What Would You Do With One Month Asthma Free?

So, imagine, if you would, going one month without asthma. Just for fun, let’s toss in a month without allergies as well, as one may lead to the other. If you could go one month without asthma, what would you do?

Here is what I would do.  I would…

Run without pacing myself

Mow my own lawn.

Do my own renovation work around my house, as opposed to hiring it out.

Organize all of the 100,000 vintage baseball cards I have in my basement in a few days rather than pacing this job out over several months or years. (Would you believe baseball cards can become infested with dust mites? It’s true. They love flakes of dead skin, and after handling them, that’s what you leave behind. “Yum Yum,” say the dust mites. Of course when you handle them, their feces get into the air for you to inhale.)

Clean and organize my basement in one day, as opposed to pacing out the job over the course of several months.

Sift through those dust mite filled boxes of memorabilia in my basement, and then get it all organized in one day

Make things with wood without worrying about wood dust triggering asthma, such as picture frames, tables, desks, etc. That’s something I have always wanted to do.

Keep the windows open on nice days when pollen counts are high without getting the sniffles (I do this anyway, but get the sniffles).

Go to hunting camp, stand around the fire, smoke a cigar, drink as many whiskey and cokes as I want, and then play pinochle in the cabin warmed by wood smoke while the guys smoke cigarettes.

And then sleep on the dusty beds using dusty blankets without worrying about what time I’m going to wake up with severe allergies and asthma.

Climb down into the cellar of the cabin to see what is down there

Not take any Benadryl (it causes drowsiness).

Leave home without my friend Al Buterol.

Not take any medicine at all, for that matter, unless I get a headache (which I probably wouldn’t, because I suspect asthma and allergies are the cause of most of these).

Take my kids camping and make a huge fire for making S’mores.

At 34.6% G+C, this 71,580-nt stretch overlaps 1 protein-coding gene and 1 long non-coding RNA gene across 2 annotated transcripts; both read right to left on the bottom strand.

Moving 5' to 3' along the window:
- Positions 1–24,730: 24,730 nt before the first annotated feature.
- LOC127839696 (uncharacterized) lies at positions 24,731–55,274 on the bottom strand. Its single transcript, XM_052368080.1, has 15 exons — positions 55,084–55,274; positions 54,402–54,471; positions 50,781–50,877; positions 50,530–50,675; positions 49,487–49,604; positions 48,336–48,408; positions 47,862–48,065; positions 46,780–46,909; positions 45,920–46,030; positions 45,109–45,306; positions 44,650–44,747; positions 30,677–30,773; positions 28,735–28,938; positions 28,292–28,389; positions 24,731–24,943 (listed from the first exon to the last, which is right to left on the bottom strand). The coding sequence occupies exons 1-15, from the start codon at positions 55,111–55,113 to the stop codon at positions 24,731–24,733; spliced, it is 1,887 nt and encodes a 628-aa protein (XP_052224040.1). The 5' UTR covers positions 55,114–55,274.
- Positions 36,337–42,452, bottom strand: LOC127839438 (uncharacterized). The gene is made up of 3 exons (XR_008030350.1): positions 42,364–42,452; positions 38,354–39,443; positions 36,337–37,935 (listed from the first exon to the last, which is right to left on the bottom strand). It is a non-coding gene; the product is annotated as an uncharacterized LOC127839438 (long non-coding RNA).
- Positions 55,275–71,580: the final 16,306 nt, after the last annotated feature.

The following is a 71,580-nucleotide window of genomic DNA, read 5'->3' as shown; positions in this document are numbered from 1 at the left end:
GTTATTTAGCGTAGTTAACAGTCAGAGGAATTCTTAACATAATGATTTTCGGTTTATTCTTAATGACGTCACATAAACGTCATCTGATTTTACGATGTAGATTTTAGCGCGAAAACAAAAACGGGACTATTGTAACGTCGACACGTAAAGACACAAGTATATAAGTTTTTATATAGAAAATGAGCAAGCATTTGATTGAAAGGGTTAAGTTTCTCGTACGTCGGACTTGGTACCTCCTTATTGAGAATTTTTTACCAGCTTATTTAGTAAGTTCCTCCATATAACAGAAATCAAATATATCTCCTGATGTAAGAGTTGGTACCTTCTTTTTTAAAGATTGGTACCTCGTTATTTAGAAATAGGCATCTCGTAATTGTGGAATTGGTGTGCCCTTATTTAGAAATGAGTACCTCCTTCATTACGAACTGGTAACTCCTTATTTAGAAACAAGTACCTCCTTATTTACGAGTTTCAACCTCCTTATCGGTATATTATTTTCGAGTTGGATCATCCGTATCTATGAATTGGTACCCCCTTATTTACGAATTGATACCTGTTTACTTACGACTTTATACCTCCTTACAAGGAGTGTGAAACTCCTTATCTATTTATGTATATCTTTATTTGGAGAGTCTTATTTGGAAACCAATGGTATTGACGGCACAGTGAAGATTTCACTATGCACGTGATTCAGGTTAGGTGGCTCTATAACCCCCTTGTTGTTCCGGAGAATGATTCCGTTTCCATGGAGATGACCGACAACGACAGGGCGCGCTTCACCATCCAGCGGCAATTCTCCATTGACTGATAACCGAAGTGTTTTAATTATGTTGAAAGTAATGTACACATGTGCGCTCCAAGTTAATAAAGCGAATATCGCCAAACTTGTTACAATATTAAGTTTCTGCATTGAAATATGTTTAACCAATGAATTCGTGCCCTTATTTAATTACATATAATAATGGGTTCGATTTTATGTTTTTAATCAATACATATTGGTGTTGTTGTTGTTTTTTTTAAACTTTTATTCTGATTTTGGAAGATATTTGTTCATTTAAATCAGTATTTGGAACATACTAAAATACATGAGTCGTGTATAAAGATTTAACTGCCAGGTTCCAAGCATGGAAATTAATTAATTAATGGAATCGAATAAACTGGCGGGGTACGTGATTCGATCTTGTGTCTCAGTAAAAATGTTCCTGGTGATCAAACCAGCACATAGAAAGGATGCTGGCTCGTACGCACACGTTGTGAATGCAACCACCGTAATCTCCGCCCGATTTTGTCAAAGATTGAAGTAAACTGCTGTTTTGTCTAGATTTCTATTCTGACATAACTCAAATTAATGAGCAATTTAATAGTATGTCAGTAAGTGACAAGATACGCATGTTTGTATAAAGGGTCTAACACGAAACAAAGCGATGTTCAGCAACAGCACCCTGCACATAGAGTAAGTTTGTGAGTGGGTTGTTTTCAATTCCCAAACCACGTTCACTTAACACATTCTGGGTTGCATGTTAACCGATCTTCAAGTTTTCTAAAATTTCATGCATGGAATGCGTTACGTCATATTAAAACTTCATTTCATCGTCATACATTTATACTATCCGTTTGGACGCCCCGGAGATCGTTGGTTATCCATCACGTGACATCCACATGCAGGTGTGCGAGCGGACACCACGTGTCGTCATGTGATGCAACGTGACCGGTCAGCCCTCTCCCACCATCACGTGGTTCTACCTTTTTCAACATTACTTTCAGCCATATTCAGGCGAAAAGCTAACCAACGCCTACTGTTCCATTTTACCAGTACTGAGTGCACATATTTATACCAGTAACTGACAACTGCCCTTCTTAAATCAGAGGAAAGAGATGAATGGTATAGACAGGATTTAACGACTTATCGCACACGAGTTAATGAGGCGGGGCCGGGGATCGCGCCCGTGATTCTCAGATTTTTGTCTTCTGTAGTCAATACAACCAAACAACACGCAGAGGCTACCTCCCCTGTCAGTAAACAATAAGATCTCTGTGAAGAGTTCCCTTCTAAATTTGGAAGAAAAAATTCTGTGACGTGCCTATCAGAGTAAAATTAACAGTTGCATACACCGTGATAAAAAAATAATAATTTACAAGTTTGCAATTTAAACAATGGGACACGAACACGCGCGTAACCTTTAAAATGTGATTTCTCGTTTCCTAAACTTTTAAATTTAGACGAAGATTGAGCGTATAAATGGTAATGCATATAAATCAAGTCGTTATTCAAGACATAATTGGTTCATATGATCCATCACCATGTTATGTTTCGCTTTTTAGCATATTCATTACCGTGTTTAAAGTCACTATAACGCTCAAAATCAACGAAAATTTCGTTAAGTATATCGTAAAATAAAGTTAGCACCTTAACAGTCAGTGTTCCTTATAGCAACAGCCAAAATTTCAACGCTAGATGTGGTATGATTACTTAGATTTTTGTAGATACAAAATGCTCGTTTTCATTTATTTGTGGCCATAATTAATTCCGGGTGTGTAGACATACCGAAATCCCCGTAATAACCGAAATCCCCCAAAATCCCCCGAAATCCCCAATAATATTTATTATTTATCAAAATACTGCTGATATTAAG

Go to my mom’s house, and into her basement, and into that old chest down there, and rummage through it looking for an old Halloween costume. Then I would wear it and scare the crap out of any kid that comes near me on Halloween night. I would even wear the dust mite ridden mask, right over my face and nose.

Go to a Detroit Lions game in Detroit and stay at my brother Tony’s house, maybe even pet one of his six cats, instead of staying at a hotel.

Take my kids to Great Wolf Lodge without feeling miserable the next day due to the massive chlorine dose.

Buy an old house, completely gut it, remodel the whole thing (maybe with the help of my brothers) and then sell it for a huge profit.

Switch careers and become an electrician, or perhaps become a general contractor and build houses.

Read one of the antique books my grandma gave me.

Buy a plot of land in the middle of the forest with the money I made selling the home I remodeled, and then build my own home (perhaps, again, with a little help from my brothers).

So, that’s what I would do if I could turn my asthma genes off for one month. What would you do?

This article represents the opinions, thoughts, and experiences of the author; none of this content has been paid for by any advertiser. The Asthma.net team does not recommend or endorse any products or treatments discussed herein. Learn more about how we maintain editorial integrity here.

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